The potential (1) is minimised at


This ties the cosmological evolution of the Higgs and the dilaton to each other. In particular, the strengths of the EWPT and the confinement phase transition then become linked. Since the latter is governed by the almost conformal dilaton potential, this can naturally lead to a strong first-order EWPT, i.e.  at the transition temperature, as we will show in the following.

We describe the coupled dynamics of the Higgs and the dilaton by using a large- expansion for the underlying strongly-coupled gauge theory Witten:1979kh, where represents the number of colors. Each insertion of or is accompanied by a coupling or , respectively. By large- counting, these couplings scale as for mesons and for glueballs of the gauge theory. The Higgs is expected to be a meson in analogy with QCD pions while for the dilaton both meson and glueball cases are possible. Requiring a fully strongly interacting theory in the limit , this gives Panico:2015jxa


The trigonometric functions in can be represented as power series in . Using the large- scaling together with dimensional analysis, one finds that this has to correspond to a power series in , where is the dilaton vev today. This fixes the relation between and as


To account for the variation of the scale balancing in the trigonometric functions in Eq. (1) when varies, the kinetic terms are fixed by dimensional analysis as


We next turn to the Higgs-independent dilaton potential. In an exactly conformal theory, only a term can appear which does not allow for a minimum . We therefore break conformal invariance explicitly in the UV by a term in the Lagrangian, where is an operator with scaling dimension . If , the coefficient slowly grows when running from the UV scale down to lower energies until it triggers conformal-symmetry breaking and confinement. This is reflected by an additional term in the dilaton potential (see e.g. Megias:2014iwa)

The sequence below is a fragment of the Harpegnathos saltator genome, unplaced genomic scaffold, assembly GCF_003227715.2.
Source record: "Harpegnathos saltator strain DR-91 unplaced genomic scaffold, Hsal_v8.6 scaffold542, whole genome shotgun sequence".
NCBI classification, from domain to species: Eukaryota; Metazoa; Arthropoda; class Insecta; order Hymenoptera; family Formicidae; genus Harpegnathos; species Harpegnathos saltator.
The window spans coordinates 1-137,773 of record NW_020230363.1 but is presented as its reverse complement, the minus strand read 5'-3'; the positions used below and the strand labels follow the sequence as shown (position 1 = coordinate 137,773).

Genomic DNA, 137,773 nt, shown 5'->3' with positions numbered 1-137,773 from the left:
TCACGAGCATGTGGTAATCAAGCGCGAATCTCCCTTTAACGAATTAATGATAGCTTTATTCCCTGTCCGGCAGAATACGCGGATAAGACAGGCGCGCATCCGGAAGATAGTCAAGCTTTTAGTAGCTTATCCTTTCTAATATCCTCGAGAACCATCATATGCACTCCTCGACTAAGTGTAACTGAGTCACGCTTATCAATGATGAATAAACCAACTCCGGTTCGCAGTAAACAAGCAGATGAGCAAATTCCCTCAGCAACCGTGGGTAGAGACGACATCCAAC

which allows for a minimum at . Here the function is governed by an RG equation with -function and and are order-one coefficients. We will trade for the dilaton mass and fix the remaining constants as , and not far from a naive order-one estimate.

To obtain a first-order phase transition, the dilaton potential needs a barrier that separates the origin from the minimum . Such a barrier (which the potential (6) does not feature) results from temperature corrections, which produce an additional minimum around . Indeed, by dimensional analysis and large- counting, the free energy of the deconfined phase is given by Creminelli:2001th; Randall:2006py; Nardini:2007me


We choose , a value corresponding to super-Yang-Mills that is representative of a realistic conformal sector. We reproduce this free energy at by including the standard one-loop thermal corrections from strongly coupled bosonic degrees of freedom with mass  Randall:2006py (Using fermions would only marginally change the shape of the potential.) At high temperatures, this dip traps the dilaton at . As the temperature drops, it eventually tunnels to the global minimum at corresponding to a confined phase.

Altogether, the potential of our model reads